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Published: March 17th 2018
“I haven’t been everywhere, but it’s on my list.” – Susan Sontag
With much trepidation I board my flight for this trip. For me this time has been really hard to make the decision to leave New Zealand. New Zealand is home, its a place of relative comfort and most importantly routine and a sense of worth. The decision to put this aside for a time just gpt really tough. Although I have made this decision a number of times before I feel with age it just gets harder to disconnect. I heard a great quote the other day and it was something like:Life begins at the end of your comfort zone. Think this makes sense in many aspects and in travel so much more-so but everyones comfort zone is different; whats important is stepping over it. Anyway with a bag full of apprehension and a few pieces of clothing I board that flight and take off.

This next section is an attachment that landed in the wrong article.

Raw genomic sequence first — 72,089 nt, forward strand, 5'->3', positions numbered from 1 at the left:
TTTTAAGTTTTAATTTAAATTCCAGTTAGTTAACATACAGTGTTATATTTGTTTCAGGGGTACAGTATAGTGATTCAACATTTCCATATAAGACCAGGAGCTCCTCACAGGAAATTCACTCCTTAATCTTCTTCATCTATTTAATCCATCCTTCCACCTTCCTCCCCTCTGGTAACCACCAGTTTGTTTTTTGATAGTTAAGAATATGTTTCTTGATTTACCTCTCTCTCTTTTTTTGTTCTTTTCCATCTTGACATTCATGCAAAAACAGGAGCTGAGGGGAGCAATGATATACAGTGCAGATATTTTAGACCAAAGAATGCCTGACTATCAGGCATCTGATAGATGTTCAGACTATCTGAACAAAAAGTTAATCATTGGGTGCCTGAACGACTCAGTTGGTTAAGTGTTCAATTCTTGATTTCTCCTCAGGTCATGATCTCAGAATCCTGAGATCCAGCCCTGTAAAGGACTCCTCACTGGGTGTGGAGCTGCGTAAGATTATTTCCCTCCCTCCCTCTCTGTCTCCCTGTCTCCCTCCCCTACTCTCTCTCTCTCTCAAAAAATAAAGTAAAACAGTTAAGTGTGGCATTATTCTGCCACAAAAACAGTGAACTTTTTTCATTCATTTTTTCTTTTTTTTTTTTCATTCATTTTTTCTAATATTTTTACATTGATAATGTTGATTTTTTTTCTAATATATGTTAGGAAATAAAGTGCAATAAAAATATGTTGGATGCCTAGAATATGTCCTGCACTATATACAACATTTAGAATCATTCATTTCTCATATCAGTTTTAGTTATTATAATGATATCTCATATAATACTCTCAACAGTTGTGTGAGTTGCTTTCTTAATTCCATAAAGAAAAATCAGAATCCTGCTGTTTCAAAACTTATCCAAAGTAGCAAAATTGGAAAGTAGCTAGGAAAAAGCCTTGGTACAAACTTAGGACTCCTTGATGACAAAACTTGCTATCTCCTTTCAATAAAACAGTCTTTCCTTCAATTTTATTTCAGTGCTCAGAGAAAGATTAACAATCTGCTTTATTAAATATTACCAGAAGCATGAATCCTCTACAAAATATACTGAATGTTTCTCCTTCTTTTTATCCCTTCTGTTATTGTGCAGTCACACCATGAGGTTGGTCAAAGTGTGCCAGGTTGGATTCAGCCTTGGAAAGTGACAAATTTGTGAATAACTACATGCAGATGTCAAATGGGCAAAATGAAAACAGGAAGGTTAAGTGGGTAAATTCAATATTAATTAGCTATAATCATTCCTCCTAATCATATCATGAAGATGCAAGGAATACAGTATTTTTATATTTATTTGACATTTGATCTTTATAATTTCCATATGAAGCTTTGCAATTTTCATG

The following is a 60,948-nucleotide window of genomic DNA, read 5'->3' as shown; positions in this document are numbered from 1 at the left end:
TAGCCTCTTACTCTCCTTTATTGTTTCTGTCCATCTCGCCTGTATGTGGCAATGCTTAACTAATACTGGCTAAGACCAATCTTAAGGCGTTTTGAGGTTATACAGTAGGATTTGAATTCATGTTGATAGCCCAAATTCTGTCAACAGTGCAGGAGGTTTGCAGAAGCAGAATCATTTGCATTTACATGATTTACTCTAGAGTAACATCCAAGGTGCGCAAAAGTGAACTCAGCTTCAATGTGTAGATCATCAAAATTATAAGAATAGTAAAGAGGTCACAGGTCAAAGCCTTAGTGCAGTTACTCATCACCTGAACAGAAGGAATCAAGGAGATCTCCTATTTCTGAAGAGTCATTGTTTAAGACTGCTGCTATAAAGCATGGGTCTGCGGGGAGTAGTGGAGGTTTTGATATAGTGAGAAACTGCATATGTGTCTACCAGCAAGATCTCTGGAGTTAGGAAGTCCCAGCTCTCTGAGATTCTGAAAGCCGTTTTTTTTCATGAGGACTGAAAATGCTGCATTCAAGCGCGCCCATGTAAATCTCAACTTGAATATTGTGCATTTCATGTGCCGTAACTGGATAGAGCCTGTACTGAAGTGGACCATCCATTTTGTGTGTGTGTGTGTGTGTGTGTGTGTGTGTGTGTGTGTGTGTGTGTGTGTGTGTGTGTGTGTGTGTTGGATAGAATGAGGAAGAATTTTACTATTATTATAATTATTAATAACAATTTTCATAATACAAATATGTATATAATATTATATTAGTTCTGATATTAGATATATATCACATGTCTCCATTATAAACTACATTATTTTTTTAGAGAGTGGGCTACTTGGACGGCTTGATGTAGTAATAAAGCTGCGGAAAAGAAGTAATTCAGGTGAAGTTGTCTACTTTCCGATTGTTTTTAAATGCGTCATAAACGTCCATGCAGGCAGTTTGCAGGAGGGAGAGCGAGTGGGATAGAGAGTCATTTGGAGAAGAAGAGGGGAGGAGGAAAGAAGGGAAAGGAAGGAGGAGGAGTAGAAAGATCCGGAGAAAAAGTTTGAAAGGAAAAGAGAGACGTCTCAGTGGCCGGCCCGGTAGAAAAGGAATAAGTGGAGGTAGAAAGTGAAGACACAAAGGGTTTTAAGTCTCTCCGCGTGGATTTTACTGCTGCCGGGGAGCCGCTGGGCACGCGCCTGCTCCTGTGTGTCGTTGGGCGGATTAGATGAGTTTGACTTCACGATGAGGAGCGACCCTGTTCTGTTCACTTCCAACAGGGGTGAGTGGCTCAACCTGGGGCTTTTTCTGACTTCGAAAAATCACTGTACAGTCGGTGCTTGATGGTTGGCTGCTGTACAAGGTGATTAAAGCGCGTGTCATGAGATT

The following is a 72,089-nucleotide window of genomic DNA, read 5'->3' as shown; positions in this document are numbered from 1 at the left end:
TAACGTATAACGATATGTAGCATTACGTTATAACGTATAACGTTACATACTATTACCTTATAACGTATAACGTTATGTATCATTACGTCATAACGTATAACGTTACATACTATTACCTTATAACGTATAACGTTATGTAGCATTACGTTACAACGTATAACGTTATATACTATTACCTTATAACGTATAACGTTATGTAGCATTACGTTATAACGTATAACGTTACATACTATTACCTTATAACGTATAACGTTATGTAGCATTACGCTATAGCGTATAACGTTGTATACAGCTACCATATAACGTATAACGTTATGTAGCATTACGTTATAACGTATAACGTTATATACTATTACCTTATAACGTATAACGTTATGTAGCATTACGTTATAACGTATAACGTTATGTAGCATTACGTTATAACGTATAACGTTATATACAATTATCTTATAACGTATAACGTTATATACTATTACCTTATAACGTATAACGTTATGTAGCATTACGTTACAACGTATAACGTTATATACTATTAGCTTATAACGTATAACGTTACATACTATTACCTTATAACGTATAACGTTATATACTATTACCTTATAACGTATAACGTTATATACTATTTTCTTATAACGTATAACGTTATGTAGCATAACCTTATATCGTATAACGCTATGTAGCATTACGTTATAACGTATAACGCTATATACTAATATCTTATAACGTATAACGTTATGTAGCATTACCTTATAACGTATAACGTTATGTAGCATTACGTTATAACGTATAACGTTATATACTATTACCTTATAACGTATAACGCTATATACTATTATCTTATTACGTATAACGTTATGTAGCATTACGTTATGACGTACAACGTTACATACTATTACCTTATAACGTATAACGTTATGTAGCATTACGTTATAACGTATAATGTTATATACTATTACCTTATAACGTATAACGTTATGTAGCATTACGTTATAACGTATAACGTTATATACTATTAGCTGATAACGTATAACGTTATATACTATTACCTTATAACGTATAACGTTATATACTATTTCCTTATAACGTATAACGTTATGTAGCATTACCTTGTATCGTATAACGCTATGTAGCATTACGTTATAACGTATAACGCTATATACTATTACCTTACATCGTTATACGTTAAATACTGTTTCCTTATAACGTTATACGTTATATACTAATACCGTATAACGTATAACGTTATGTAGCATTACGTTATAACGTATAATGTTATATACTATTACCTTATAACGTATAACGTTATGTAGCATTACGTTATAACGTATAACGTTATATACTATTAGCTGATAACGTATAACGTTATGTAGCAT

First stop for me is a layover in Buenos Aires for 2 days. I have been here before and it is a welcome relief to be here again and speaking Spanish a language I know fairly well. I spend my days here
surrounded by Argentinian passion and pride. Every day there are protests, one with over 25,000 people marching. These people live with such energy and put it all out there on the table for all to see. Second stop for me is Frankfurt and I tell you what a change. Firstly from 30 degrees to minus 1 degrees but also a big drop down into depression and somberness (apologies but its true). Anyway you can learn something from all cultures right. After 10 hours here it is time to board my final flight to Morocco, finally into Africa. I definitely went the long way, 29 hours flight time; but due to my round the world ticket it was the only way, I had to go round. Anyway who cares have offically broken free and straight into travel life. Morocco
Ok first up, I have been here before. Second up, I was quite young and definitely got into mischief (partner in crime, you know who you are). All I can say is that praise god there was no Facebook back in those days. After arriving in Casablanca at midnight I get a taxi along very nice roads to my very